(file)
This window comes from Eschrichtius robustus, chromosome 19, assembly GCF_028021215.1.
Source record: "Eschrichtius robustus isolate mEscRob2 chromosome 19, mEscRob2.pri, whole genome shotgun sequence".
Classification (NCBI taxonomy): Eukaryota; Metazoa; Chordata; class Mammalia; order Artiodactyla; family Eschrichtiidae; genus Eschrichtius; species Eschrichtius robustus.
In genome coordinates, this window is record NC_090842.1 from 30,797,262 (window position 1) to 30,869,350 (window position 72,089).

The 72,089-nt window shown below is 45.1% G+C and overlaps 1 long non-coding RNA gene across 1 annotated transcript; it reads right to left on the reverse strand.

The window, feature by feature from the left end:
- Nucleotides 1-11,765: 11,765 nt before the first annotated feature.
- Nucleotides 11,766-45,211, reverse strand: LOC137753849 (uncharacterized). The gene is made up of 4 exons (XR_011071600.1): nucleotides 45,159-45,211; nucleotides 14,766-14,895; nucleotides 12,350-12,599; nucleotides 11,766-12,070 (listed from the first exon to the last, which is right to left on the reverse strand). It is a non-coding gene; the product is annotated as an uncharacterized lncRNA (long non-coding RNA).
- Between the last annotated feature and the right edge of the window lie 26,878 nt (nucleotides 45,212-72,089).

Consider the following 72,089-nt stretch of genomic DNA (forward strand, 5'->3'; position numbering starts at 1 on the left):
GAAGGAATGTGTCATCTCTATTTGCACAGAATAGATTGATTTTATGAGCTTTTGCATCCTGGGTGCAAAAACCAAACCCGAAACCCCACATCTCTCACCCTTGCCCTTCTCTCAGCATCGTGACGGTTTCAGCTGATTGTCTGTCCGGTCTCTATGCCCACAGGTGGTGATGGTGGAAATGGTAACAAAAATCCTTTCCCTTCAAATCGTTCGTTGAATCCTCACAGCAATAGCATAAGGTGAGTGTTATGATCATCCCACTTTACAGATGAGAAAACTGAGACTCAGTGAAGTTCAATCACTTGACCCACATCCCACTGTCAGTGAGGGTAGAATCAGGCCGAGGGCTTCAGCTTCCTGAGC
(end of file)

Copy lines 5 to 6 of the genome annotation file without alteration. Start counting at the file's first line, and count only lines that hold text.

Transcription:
The 72,089-nt window shown below is 45.1% G+C and overlaps 1 long non-coding RNA gene across 1 annotated transcript; it reads right to left on the reverse strand.

The window, feature by feature from the left end: